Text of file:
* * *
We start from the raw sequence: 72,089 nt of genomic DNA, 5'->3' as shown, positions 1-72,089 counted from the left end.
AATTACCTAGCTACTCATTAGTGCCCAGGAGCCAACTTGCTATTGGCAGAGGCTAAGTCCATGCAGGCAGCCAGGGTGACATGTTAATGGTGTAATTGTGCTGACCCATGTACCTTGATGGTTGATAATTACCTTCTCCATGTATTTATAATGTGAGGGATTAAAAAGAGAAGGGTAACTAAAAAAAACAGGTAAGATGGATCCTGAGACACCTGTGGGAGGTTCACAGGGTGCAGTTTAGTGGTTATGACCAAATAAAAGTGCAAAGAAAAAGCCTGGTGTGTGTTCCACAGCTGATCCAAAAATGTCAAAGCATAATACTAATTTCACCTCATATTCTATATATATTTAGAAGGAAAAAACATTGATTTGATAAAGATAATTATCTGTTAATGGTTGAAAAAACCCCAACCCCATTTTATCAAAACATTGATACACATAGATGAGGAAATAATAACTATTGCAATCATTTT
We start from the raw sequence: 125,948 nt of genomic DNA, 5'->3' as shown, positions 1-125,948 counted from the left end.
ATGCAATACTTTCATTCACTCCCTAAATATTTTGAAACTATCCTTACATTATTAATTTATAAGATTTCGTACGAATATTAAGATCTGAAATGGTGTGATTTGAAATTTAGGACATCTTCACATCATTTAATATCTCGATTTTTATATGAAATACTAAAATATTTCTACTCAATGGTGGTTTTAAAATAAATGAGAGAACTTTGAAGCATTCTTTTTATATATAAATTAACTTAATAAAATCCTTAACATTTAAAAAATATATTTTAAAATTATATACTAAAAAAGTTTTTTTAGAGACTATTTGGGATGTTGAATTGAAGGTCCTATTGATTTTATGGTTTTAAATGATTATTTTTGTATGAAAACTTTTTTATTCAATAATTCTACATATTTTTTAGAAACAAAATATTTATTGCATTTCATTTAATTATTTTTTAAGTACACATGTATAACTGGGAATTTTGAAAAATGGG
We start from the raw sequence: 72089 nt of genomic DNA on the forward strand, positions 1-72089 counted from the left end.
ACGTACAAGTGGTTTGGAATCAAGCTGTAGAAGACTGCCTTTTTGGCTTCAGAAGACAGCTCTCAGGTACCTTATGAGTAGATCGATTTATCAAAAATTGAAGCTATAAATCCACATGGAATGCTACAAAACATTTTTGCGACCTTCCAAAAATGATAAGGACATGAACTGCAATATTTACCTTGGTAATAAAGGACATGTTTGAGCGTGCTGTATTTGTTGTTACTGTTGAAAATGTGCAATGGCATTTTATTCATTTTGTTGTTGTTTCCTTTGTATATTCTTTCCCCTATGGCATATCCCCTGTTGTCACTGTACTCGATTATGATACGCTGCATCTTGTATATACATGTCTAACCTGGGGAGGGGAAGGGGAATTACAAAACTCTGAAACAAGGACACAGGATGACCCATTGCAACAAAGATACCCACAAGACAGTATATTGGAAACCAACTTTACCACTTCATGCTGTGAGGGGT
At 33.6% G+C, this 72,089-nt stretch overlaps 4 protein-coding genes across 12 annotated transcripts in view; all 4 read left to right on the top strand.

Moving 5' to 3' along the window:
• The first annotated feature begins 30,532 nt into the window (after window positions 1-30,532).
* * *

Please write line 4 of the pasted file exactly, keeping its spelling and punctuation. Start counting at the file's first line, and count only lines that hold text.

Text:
ATGCAATACTTTCATTCACTCCCTAAATATTTTGAAACTATCCTTACATTATTAATTTATAAGATTTCGTACGAATATTAAGATCTGAAATGGTGTGATTTGAAATTTAGGACATCTTCACATCATTTAATATCTCGATTTTTATATGAAATACTAAAATATTTCTACTCAATGGTGGTTTTAAAATAAATGAGAGAACTTTGAAGCATTCTTTTTATATATAAATTAACTTAATAAAATCCTTAACATTTAAAAAATATATTTTAAAATTATATACTAAAAAAGTTTTTTTAGAGACTATTTGGGATGTTGAATTGAAGGTCCTATTGATTTTATGGTTTTAAATGATTATTTTTGTATGAAAACTTTTTTATTCAATAATTCTACATATTTTTTAGAAACAAAATATTTATTGCATTTCATTTAATTATTTTTTAAGTACACATGTATAACTGGGAATTTTGAAAAATGGG